Giraffes splay, elephants sway: We saw it all on Kenya safari

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The female elephant was not glad to see us. She was mad-very mad-and she had a perfect right to be. She was protecting her herd of about 20 other elephants, including a half-dozen babies.

We first heard an elephant's trumpet, and then Pocket, a Samburu morani (warrior), who was our guide, spotted them from our vantage point atop a ridge in Laikipia, a scrub-and-brush region of northern Kenya. We jumped into our Land Rover and barreled down a dirt path in the general direction of the elephant herd.

It was day 10 of our safari in deepest, darkest Africa. We had already seen lion staking out a seemingly endless line of wildebeest on the plains of the Maasai Mara, hippos lying next to each other in the Mara River so they looked like one big blob, scores of baboons chasing each other up and down trees in the Samburu Reserve, thousands of flamingo standing in Lake Natron in the shadow of Shompole mountain. And giraffe. We saw them splaying their legs to drink the muddy water of the Ewaso Nyiro river and we watched two males hitting each other with their necks to gain the right to woo their lady love.

We traveled to Kenya as clients of VirginBush Safaris, a crack two-woman team who arranged every detail of our trip and accompanied us to the lodges and camps along our route. Forgive a little parental pride when I say that one of the partners of VirginBush is our daughter Cindi, who moved from New York to Nairobi in 2001 to join her best friend Lisa Rolls in forming their successful enterprise. Both girls worked in advertising and media in their former lives, so they bring considerable flair and drama to their safaris, as evidenced by some of the interesting places we stayed, from the posh and elegant Shompole lodge to the 1920s decor of Cottar's romantic and spacious tents.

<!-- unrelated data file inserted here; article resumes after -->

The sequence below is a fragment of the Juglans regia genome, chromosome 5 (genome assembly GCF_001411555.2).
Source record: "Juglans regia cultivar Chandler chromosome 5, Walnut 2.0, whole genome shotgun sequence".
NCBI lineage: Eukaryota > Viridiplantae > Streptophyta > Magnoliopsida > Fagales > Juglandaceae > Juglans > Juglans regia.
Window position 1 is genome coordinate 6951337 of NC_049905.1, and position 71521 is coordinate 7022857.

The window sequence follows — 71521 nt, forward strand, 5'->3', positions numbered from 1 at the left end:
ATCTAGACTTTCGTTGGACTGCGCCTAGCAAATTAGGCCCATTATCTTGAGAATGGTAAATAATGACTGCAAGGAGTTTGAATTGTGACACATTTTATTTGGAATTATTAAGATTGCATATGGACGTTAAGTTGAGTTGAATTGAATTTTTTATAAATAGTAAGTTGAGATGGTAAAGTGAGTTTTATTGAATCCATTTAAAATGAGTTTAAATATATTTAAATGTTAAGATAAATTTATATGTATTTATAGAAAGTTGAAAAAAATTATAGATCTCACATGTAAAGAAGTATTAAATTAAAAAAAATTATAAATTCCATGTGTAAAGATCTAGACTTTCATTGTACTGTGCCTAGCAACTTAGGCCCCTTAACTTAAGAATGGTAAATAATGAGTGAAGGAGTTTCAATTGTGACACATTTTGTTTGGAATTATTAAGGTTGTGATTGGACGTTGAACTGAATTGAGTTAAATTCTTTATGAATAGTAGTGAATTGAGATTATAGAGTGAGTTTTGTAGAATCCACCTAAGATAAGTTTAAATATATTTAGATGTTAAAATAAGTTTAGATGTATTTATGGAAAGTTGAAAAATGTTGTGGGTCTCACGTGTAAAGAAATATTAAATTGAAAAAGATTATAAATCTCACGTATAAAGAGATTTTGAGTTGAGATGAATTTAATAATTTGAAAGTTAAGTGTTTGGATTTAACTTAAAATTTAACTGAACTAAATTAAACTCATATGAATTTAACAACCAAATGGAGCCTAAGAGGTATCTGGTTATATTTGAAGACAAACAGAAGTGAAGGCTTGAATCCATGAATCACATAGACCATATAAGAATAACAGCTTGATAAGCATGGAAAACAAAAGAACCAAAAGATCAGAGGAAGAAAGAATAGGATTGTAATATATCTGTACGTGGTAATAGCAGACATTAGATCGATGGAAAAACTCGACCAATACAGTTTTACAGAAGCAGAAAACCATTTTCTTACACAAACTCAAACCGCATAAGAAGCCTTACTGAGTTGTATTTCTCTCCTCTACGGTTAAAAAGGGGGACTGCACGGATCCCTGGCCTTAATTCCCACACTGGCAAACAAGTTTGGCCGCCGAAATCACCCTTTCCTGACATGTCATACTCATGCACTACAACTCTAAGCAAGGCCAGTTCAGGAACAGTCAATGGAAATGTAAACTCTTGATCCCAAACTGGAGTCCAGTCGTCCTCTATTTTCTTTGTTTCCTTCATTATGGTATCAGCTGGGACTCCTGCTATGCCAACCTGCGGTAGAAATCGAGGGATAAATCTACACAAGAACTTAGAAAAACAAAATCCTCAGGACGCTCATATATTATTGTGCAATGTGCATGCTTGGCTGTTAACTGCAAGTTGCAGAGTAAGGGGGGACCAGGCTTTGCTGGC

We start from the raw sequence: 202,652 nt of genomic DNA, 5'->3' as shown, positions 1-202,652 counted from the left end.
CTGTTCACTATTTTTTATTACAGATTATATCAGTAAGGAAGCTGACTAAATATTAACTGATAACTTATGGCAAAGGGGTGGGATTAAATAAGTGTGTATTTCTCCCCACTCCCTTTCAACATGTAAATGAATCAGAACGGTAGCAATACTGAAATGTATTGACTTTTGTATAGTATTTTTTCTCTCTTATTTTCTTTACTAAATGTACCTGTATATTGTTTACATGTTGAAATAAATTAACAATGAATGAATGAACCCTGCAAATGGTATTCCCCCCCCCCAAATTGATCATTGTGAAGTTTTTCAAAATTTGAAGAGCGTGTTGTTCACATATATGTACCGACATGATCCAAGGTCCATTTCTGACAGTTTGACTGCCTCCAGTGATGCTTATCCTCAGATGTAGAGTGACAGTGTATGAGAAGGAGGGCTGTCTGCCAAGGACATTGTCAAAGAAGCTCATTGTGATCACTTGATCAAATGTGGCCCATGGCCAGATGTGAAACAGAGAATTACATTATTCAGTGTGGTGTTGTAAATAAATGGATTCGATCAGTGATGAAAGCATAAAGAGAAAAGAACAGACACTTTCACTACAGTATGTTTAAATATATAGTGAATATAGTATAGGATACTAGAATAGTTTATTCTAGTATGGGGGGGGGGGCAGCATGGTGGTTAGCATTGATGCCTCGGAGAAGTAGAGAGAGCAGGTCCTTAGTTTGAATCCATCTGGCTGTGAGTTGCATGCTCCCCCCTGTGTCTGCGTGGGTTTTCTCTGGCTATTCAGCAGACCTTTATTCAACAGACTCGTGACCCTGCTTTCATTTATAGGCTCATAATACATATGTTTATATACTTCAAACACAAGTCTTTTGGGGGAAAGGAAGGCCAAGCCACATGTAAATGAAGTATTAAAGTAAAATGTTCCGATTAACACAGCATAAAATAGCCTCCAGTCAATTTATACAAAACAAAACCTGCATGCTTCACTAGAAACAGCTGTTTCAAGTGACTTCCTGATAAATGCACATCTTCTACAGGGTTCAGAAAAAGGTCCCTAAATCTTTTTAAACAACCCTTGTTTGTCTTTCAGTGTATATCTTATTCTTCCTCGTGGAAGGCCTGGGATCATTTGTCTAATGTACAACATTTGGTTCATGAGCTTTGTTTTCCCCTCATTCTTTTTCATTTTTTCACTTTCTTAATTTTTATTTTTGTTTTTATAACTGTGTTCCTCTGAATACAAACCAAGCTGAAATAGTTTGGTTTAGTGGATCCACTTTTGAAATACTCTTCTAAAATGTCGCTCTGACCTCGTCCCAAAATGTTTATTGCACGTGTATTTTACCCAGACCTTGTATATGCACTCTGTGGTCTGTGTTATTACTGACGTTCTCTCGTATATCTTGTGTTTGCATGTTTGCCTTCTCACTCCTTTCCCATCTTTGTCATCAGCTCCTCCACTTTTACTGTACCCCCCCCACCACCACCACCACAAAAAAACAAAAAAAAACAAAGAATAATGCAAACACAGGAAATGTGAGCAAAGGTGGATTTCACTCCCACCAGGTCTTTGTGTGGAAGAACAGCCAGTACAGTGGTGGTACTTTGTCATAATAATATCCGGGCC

In addition to my wife Merrilee, co-conspirators of our merry band were Mary Lou and Al Ries, the latter a positioning guru whose book on the subject greatly influenced Lisa during her first days in the advertising industry; Russell Granet, one of Cindi's best friends from their days at Emerson College; and the Levine family-Robbie, his wife Valerie and their daughter Quinn-who got voted the coolest family on the trip. It was Robbie who instigated the making of our "Psycho Safari" video, with all of us playing key parts.

Among Cindi's and Lisa's friends we met in Nairobi was David Coulson, a prolific author who has dedicated his career to the preservation and awareness of Rock Art, the ancient drawings of African tribes. And we stopped by Save the Elephants, the research station in Samburu where they monitor elephant migration from one reserve to another. The researchers have put GPS collars on 16 of 1,000 elephants in the area to track them and find out many things, such as what they eat or how they move through the bush, a habitat that is rapidly disappearing.

The elephants are still plenty feisty, I can assure you. When we encountered the ones we had seen from the ridge, the matriarch ran out of the bush to block our advance. She approached us-ears flapping, tusks held high-and we backed off. This cat-and-mouse game continued until the elephant went back to her herd and signaled the other elephants to form a circle and surround the babies. Then facing out, they swayed back and forth to divert attention from their young-a protective measure and a ritual played out over the eons.

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